Script meeting from hell:
We were called into a script meeting (we also write for television) to fix someone else’s work. It was billed as a brainstorming meeting and it included the senior execs of the production company along with the CEO.
What became clear though was the CEO wasn’t looking so much for solutions as he was looking for an audience. Nervous employees laughed at everything he said and anything that he didn’t suggest was met with stony silence or shot down.
It was a complete waste of everyone’s time.
Doing it because you’re supposed to?
It’s the go-to thing to do, calling a brainstorming meeting when something isn’t working. Trouble is, brainstorming is deeply flawed.
How many times have you been in a session when the loudest voice in the room carried the day? Or the lowest hanging fruit became the thing everyone hangs onto.
It’s human nature. And it’s also true that the loudest voice in the room rarely belongs to the smartest person. Women, introverts, and others who might bring a fresh, much-needed outside perspective all too often go heard, having trained themselves into quietness.
The real problem:
Most people jump into finding solutions without first really understanding the problem. Sales slow? We need more marketing! Or better marketing!
But slow down there cowboy. If you’ve had a lot of PR and buzz around your product, the problem may run deeper. Much deeper. I know you want to jump into doing something because it makes you feel better. Chances are good, though, that it’s not a doing problem. It’s a being problem.
If people have experienced your brand and loved it, they will share. If they have experienced your brand and not loved it, they will share their experiences with others, often in ways you can’t track. Probably more widely. Cuz sometimes human suck.
But think about it from the other side:
You’d feel that way too when someone comes out with both guns blazing telling you how awesome this was going to be…and then they didn’t deliver.
Like that show we worked on. Lots of marketing hype but story holes you could drive a truck through.
It happens with products too:
Glitchy product. Slow, formalized (aka, not very human) customer support, whatever the blocks are, that’s where you have to start.
And yes, it’s completely normal. So don’t panic. Things rarely get out of the gate perfectly.
But the trick is to figure out how the product and its customer experience can deliver the wow the customer was hoping for off the top.
It can’t just be about trying to get new people in the funnel. That will only build up an even greater reservoir of unhappy customers. And no amount of marketing or PR will shout over the real experience people are having with you. The best PR and marketing can do is keep you in the game.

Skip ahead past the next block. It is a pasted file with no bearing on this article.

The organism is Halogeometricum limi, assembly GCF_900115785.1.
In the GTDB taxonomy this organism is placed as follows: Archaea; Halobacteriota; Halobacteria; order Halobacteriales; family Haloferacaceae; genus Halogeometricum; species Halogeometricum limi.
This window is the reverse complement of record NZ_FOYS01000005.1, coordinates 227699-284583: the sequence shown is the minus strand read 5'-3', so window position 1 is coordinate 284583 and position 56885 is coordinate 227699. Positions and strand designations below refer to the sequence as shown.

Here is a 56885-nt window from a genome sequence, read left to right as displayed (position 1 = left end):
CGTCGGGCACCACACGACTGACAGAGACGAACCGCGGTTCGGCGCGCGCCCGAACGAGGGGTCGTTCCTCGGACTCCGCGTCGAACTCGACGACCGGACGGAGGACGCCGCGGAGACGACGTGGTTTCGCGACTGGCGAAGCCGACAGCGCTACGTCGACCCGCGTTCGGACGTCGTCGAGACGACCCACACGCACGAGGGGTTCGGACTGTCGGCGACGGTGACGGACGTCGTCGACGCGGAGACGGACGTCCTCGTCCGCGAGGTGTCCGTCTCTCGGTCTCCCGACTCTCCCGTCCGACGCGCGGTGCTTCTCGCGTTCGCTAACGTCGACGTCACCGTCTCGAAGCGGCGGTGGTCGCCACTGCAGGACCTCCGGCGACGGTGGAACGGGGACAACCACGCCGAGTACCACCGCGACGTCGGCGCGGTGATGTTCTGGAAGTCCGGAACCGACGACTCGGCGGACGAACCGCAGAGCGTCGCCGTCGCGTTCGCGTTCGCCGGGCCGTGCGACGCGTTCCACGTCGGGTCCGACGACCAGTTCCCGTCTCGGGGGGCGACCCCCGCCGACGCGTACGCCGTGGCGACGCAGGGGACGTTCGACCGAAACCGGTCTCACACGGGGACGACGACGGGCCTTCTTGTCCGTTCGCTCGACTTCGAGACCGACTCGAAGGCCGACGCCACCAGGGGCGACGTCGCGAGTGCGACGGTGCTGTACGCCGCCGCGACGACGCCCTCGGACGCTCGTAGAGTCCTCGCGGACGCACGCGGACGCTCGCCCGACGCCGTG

So once you’ve identified the real problem, and if brainstorming isn’t all it’s cracked up to be, then what?
There are a few alternatives:
2. Progressive Thinking
3. Work alone
Brainwriting takes the “out loud” portion out of brainstorming.
It is literally like it sounds.
People write their ideas down without any input or competition from others.
It removes the panic that comes when people think they have to speak out loud or they have an idea that is different from the boss’s.
It also gives those who might otherwise not have a voice a voice.
Productive Thinking unlocks creative and problem-solving possibilities through a repeatable framework.
Like Brainwriting, it is designed to help people work around the blocks that come when people are competing to be heard.
The method was developed by Tim Hurson.
He is the author of a recent book, Never Be Closing, that Oprah named one of the best of 2014.
This may seem counter-intuitive, but there is a lot to be said for thinking alone.
Sometimes it takes one experienced brain working alone on a project to make meaningful progress.
If you’ve ever worked with well-meaning but inexperienced people, you might recognize how easily true progress can be delayed.
Even more challenging are deeply ambitious people whose personal agenda can really muddle the waters.
Thinking alone skirts those kinds of distractions. And truthfully, many of the world’s toughest problems have been solved that way — although rarely while someone was sitting at their desk actively solving the problem.
Ironically, it is often once you’ve stepped away from a problem even for a few moments true inspiration strikes.
Or the next day after a good night’s sleep.
That’s known as the Eureka Moment (or shower principle). And that moment can be greatly delayed or deferred by others.
But of course, that only works after you’ve put a lot of thought in already.
Each approach has its moment and advantages.
Sometimes, we prefer to think alone.
But we also believe in the power of the crowd and what that can bring.
The trick is to try them and figure out what works for you when.
And even more importantly, make sure you’re solving the right problem.